Don’t fret too much about the reaction in U.S. stocks to Greece, according to traders in products tracking volatility.
Futures contracts tied to levels on the Chicago Board Options Exchange Volatility Index are showing signs that last week’s swoon, which sent a measure of turbulence surging the most since 2013, was overblown. A popular exchange-traded note whose value appreciates with market calm is attracting the most cash in nine months.
American equities’ slide, which shook the Standard & Poor’s 500 Index from nine weeks of slumber, came as concern mounted that Greece will exit the euro. Speculators saw the decline as an opportunity to place bets on a lower VIX -- essentially a prediction that stocks will weather talks between the country and its lenders.
“People are trying to fade the Greece pop in the VIX,” said Stephen Solaka, managing partner of Belmont Capital Group in Los Angeles, which oversees about $250 million in assets. “Volatility in the near-term spiked pretty high, but now the market is trading like it’s all blown over.”
While speculators have bid up VIX derivatives expiring July 22, they’ve become reluctant to spend more on future months, a signal that has preceded bounces in the stock market. Contracts on the VIX expiring July 22 climbed as much as 0.2 points higher than those expiring Aug. 19 in intraday trading.
The last time the front-month VIX futures contract closed above its second-month counterpart was on Feb. 2, after the S&P 500 lost 3.1 percent to begin 2015. Equities rebounded, recording their best month in three years in February as the VIX dropped the most on record.
Traders expressed the same bullish sentiment in the VelocityShares Daily Inverse VIX Short-Term ETN, adding more than $204 million to the fund in the four days ending July 2. That’s the biggest inflow for a calendar week since Oct. 17.
The S&P 500 dropped 0.4 percent to 2,068.76 on Monday as traders weighed negotiations over Greece’s financial crisis before a meeting of euro-area leaders today. The VIX climbed 1.3 percent to 17.01.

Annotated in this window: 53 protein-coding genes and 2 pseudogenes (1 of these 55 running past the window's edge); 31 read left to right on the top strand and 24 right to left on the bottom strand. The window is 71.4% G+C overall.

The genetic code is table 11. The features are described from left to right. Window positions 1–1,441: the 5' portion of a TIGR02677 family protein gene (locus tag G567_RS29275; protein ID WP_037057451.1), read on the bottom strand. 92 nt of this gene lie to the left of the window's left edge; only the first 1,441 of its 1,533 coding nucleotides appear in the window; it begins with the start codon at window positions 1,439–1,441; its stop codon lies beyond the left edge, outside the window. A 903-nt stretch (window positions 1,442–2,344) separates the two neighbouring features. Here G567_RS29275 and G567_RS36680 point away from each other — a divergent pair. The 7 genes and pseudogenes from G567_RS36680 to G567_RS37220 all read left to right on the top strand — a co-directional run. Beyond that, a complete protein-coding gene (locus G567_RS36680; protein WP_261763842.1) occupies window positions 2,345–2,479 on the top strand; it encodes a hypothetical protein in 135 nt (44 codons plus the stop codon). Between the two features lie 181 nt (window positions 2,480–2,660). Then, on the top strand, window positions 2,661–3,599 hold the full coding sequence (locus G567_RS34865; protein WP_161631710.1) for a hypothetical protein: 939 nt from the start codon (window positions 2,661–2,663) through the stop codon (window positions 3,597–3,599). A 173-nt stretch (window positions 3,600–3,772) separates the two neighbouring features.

While they sold riskier assets earlier in the day after Greeks voted in a referendum Sunday to reject their creditors’ austerity terms for aid, losses in the S&P 500 were muted compared with what happened a week ago.
On June 29, U.S. stocks plunged 2.1 percent and the VIX posted its biggest daily move since April 2013 after Greece shut its banks and imposed capital controls. The selloff jolted equities out of a two-month slumber, in which the S&P 500 went nine consecutive weeks without a move of at least 1 percent, its longest streak of calm since 1993.
“Greece has obviously grabbed headlines and although it’s been the dominant focus, markets have said they don’t think it’s going to be a major problem,” said Bruce McCain, chief investment strategist at the private-banking unit of KeyCorp in Cleveland. His firm oversees in excess of $25 billion in assets. “Given how clear it is that Greece is coming out of the euro zone, there’s been a pretty mild reaction to what was considered big news last week.”
The VIX jumped 9.2 percent to 18.57 at 11:03 a.m. in New York. The S&P 500 lost 0.9 percent to 2,049.44.
As VIX speculators breathe a sigh of relief, hedge fund managers aren’t convinced U.S. equities are out of the woods. In futures tracking the S&P 500, bearish positions outnumber bullish ones by the most in three years, according to data compiled by Bloomberg and the U.S. Commodity Futures Trading Commission.
Rising short sales have sent a gauge of manager bullishness compiled by Evercore ISI down 1.3 percentage points over the past month, putting the measure of short and long exposure close to neutral.
The VIX climbing above longer-term volatility gauges signals the market’s current stress may subside soon, according to Scott Maidel at Russell Investments. The VIX, which measures demand for weekly and one-month S&P 500 options, jumped to 18.85 on June 29, while CBOE’s measure of 90-day S&P 500 options costs, known by its ticker VXV, closed at 18.72.
“Given the moves in the S&P 500, implied volatility, term structure and volatility of volatility seem to be overreacting for now unless we see some major and sustained downside momentum in U.S. equities,” said Maidel, an equity-derivatives portfolio manager at Russell, which oversees $272 billion.